General Landscape Uses: An accent or specimen shrub or small tree. Also useful in buffer plantings and informal hedges.
Ecological Restoration Notes: A common element of coastal hammocks and thickets.
Description: large shrub or small upright tree with a slender crown composed of short branches. Foliage dense in sun, becoming open in shade. Trunks 2-6 inches in diameter. Bark dark red brown, rough. Leaves smooth and shiny above, rusty beneath, 2-3 inches long.
Dimensions: Typically 6-12 feet in height, sometimes more. Taller than broad.
Growth Rate: Slow to moderate.
Range: Monroe County Keys north along the coasts to Brevard, Hillsborough and Pinellas counties; West Indies, Mexico and Central America. For a digitized image of Elbert Little’s Florida range map, visit the Exploring Florida website.
Habitats: Coastal hammocks.
Soils: Moist, well-drained sandy or limestone soils, with humusy top layer.
Nutritional Requirements: Moderate to high; grows best with some organic content and may languish in nutrient poor soils.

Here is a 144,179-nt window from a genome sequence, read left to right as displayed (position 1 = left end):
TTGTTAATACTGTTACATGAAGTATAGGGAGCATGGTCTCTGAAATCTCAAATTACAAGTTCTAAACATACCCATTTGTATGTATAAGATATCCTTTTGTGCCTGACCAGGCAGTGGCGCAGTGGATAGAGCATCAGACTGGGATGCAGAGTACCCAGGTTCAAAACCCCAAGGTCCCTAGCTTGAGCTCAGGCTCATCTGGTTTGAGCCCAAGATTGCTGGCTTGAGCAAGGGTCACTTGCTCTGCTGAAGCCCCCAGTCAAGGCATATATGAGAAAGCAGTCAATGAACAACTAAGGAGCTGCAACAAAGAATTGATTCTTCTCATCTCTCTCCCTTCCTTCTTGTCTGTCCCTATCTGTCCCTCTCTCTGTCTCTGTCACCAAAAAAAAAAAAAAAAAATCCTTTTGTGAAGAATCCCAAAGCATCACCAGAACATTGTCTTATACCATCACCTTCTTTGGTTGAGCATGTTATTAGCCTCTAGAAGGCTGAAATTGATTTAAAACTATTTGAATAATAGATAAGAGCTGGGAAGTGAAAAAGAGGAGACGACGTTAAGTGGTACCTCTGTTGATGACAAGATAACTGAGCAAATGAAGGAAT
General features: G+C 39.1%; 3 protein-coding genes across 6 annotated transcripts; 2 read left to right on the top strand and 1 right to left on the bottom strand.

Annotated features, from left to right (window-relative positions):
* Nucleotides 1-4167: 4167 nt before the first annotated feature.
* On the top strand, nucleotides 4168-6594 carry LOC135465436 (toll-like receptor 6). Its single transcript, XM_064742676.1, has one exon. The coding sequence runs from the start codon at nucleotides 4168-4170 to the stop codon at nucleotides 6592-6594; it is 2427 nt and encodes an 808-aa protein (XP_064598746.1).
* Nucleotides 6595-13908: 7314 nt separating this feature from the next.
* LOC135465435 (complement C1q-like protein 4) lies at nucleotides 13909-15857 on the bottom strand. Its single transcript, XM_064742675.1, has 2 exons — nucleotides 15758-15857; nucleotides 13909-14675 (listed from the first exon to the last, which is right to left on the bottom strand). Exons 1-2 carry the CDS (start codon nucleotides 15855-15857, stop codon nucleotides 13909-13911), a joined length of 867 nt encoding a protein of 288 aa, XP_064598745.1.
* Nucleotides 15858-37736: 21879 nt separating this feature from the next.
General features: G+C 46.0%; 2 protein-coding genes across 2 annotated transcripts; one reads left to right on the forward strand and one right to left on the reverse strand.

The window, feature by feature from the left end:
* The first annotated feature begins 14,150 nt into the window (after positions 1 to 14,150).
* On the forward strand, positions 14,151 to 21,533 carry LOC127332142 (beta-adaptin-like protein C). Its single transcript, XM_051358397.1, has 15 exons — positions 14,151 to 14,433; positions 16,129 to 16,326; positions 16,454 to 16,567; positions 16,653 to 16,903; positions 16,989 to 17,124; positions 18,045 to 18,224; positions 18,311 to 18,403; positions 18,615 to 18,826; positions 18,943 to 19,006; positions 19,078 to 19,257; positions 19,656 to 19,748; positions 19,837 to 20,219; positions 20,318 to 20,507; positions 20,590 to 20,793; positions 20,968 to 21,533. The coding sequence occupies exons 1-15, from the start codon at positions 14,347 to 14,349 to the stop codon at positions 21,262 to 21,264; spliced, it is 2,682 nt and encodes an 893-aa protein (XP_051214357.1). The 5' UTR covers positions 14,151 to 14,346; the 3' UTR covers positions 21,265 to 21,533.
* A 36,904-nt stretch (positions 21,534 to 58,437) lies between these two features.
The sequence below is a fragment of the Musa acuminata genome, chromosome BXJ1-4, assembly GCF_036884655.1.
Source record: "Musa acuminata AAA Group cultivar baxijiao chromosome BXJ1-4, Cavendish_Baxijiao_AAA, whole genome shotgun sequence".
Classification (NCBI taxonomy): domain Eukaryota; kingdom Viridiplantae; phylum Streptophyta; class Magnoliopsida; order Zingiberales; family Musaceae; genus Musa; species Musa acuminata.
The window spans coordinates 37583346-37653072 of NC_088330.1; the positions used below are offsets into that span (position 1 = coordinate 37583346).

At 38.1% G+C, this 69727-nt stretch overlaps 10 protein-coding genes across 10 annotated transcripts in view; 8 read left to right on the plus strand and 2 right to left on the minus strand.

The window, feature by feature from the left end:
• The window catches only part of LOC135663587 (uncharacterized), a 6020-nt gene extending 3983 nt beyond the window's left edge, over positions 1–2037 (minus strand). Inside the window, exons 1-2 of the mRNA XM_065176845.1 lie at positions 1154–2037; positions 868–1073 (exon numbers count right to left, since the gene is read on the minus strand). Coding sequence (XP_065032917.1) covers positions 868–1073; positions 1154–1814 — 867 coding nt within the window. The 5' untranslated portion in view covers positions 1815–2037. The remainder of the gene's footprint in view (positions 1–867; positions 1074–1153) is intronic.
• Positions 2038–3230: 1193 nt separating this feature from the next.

Salt Water Tolerance: Low; does not tolerate long-term flooding by salt or brackish water.
Salt Wind Tolerance: High; can tolerate moderate amounts of salt wind without significant injury.
Drought Tolerance: High; does not require any supplemental water once established.
Light Requirements: Full sun to light shade.
Flower Color: Opens white, turning pink within a few hours.
Flower Characteristics: Showy, brushlike, 1 1/2″ long. Fragrant, mostly so in the evening.
Flowering Season: Spring-summer; peak in spring.
Fruit: Brown capsule, 9-12″ long, rupturing irregularly with age, exposing the red interior; summer.
Wildlife and Ecology: Provides food and cover for wildlife. Larval host plant for Florida white (Appias drusilla) butterflies. Attracts pollinators.
Horticultural Notes: Grown from seed, which need to be scarified. Start in shade and move to full sun after true leaves are formed. Germination is within a month.
References: Nelson 2003
Comments: This is an excellent plant for coastal gardens. See also the Florida Wildflower Foundation’s Flower Friday page.